Shhhhhhhhhhhhhhh............. I'm knitting as fast as I can. Surrounded by innumerable interruptions (the nerve) and getting ready to go on a bride scouting expedition tomorrow (aka a bridal show)---- I'm knitting. The bridal show is thankfully only 4 hours long punctuated by packing up today, setting up tomorrow and the inevitable grab it down when the last bride has sauntered through. Dinner will be served this evening and I might even try to smile about it, but tomorrow? No, the evening meal will come after a well timed phone call is placed or something comes through the window.
As Melissa (author of Two at a Time Socks) and I keep bantering back and forth about, I am trying to get that last sock on the doubles done. She thinks I should just cast on and full steam ahead. At this point it is the principle of the thing, you know? I have about another inch and a half before starting the toe decreases so I do have every expectation that in spite of a full weekend of work they will get done. I do so love that feeling of a finished object, really when you think about it not many things feel better!
I've been thinking about love and relationships lately. I think it must be sparked by a comment at knit group last Sunday and the knowledge that I'll be toiling away while they knit bravely forward tomorrow. It could also be the fact that hearts and cupids are springing up everywhere from the cover of the Walgreen's Easy Saver Catalog to the delicious looking chocolate Valentine's Day treat on the Cover of the King Arthur's Bakers Catalog. In any case it is a well accepted fact that as you get older, you (hopefully) get wiser and with that comes a wealth of relationship experience. We've seen (and lived) love that works and love that doesn't.
Does love change to the point that it can't rebound? Is a resurrection of sorts possible when love has mutated to the place where it really doesn't have much resemblance to what it used to be? And perhaps the most important question of all is at what point do you have to see the symptoms to be able to schedule the fix? What are you willing to call love? How do you define it?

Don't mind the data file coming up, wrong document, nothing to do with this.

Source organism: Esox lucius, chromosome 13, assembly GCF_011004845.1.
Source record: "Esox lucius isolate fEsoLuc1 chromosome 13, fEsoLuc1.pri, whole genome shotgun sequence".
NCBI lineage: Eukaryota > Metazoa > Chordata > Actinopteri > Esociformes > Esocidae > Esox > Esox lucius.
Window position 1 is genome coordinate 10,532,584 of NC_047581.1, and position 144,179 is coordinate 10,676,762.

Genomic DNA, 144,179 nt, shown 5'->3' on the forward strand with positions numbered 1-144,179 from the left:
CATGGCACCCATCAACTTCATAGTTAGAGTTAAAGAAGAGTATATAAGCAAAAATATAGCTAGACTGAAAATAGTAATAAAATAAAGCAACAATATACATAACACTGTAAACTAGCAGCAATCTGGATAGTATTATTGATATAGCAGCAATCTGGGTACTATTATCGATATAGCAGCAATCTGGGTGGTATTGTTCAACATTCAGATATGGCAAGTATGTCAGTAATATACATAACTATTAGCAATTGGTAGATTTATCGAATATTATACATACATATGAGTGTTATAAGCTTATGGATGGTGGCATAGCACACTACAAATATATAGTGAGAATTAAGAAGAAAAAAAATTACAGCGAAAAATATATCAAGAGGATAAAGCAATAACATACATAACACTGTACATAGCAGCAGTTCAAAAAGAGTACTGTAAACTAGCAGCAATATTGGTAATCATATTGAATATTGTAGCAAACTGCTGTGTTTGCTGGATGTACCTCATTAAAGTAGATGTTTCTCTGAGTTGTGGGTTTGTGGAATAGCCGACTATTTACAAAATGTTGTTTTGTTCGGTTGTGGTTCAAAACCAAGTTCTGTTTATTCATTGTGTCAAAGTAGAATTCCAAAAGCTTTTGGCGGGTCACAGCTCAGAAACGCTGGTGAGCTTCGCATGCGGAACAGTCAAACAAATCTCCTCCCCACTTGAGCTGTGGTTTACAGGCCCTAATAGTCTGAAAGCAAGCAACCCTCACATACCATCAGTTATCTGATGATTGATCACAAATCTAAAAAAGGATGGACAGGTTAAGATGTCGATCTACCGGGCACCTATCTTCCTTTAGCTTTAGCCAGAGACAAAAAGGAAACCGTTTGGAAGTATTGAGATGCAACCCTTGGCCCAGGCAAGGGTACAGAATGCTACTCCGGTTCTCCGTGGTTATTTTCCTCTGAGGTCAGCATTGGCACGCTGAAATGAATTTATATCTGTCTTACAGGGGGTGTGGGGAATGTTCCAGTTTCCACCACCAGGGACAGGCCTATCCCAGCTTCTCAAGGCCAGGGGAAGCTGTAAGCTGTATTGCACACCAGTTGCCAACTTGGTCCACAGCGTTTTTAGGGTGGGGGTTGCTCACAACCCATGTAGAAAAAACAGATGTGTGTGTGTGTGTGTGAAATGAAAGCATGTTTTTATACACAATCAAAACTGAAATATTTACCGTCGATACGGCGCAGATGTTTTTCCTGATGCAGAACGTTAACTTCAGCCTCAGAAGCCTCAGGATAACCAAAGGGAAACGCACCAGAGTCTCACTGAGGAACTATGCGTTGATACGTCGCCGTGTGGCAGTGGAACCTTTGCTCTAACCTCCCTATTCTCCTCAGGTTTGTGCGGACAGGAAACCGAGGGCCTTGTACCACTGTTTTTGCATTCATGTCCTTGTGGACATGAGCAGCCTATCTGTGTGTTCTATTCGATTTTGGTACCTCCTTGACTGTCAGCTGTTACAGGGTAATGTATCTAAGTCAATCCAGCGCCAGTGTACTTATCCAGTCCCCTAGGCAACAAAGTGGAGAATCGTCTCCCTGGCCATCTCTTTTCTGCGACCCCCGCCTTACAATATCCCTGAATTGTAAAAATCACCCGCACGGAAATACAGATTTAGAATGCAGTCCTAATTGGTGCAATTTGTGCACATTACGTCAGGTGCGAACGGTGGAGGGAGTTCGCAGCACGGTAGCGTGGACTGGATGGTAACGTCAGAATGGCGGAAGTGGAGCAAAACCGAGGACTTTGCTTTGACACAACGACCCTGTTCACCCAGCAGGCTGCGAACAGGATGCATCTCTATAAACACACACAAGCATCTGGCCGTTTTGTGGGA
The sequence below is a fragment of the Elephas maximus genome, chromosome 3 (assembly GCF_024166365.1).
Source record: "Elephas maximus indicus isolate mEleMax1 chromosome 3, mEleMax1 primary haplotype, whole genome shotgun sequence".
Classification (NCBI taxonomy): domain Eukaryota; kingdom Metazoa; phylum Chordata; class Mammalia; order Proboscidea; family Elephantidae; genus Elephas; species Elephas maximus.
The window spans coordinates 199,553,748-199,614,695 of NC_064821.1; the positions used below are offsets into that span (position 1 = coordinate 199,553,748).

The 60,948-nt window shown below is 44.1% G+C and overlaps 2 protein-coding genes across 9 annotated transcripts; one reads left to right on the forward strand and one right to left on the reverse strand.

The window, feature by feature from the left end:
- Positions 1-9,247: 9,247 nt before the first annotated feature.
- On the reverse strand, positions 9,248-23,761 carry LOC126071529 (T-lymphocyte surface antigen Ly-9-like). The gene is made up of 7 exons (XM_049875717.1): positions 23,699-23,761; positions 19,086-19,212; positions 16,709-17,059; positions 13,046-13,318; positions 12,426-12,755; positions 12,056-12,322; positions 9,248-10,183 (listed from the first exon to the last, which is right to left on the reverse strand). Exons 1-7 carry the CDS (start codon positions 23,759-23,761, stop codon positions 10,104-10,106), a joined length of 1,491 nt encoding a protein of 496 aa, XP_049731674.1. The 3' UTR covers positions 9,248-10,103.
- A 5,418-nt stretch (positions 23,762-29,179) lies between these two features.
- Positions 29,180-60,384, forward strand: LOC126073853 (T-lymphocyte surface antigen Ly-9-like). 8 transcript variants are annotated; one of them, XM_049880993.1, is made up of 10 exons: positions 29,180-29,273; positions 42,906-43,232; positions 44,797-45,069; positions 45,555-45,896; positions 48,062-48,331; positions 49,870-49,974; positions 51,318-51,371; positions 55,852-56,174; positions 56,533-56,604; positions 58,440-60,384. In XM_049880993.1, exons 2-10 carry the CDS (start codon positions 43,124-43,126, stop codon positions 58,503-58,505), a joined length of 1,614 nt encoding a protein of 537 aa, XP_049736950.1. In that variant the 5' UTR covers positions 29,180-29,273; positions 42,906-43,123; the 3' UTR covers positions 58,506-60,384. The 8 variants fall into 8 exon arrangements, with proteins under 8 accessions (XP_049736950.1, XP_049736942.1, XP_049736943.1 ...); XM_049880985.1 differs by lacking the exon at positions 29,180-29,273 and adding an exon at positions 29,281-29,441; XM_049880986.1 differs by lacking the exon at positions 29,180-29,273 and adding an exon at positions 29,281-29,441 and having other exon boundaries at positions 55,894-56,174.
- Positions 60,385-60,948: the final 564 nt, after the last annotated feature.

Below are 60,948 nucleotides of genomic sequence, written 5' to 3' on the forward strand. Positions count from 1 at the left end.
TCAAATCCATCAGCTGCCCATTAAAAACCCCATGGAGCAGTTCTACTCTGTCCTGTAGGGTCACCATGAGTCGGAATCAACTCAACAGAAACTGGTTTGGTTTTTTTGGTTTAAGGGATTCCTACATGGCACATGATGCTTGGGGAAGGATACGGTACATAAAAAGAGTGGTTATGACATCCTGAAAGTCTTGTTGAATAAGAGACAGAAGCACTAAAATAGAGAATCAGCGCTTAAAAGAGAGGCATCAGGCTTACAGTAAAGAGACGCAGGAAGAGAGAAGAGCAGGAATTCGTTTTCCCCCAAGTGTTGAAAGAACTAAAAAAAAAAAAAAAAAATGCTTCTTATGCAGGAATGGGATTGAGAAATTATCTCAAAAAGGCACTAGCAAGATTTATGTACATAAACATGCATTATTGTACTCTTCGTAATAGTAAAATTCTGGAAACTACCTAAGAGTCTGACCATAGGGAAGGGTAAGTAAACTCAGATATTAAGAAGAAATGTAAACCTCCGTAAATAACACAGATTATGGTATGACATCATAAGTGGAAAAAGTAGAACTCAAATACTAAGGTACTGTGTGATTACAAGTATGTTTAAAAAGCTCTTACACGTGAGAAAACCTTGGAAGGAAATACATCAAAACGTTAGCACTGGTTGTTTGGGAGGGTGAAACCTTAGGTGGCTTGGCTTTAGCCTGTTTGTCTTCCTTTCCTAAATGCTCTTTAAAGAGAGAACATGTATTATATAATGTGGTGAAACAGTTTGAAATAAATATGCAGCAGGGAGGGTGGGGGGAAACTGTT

As a case in point, my ex best friend--- before she kicked me to the curb only to be run over by a bus--- had a marriage that was viewed by all as this perfect bastion of happiness. Only when you were on the inside track did you know that there was just a generally pleasant friendship there, two people that sort of respected each other living in the same house. There was not one ounce of passion, she was the worst housekeeper I've ever known and he was a bit of a blowhard who pretended he was far more successful than he was. They played hard at making things look great, that the love was to be envied. I mean, they probably slept together twice a year and for her it was duty bound. That love was, for her anyway, perfectly acceptable. I'm sure it drifted off many years ago, yet there was never any real effort to get it back on track. For her this new incarnation of love is perfectly fine, there is nothing to fix.
I have been one of those women who when faced with infidelity, the love is over. Done. And yet, there are plenty of women out there (and men) who are able to put the past behind them and move ahead to find love anew. Love for me needs to have a bit of the pitter patter, it should be as warm as a favorite sweater and yet still fresh and crisp with wow.
What do you think? Can you keep love as sharp and fresh as ever? It the fact that it mellows a bit something that happens in every case?
Enough of the sentiments of love------ in bits and pieces dibs and dabs, I knit.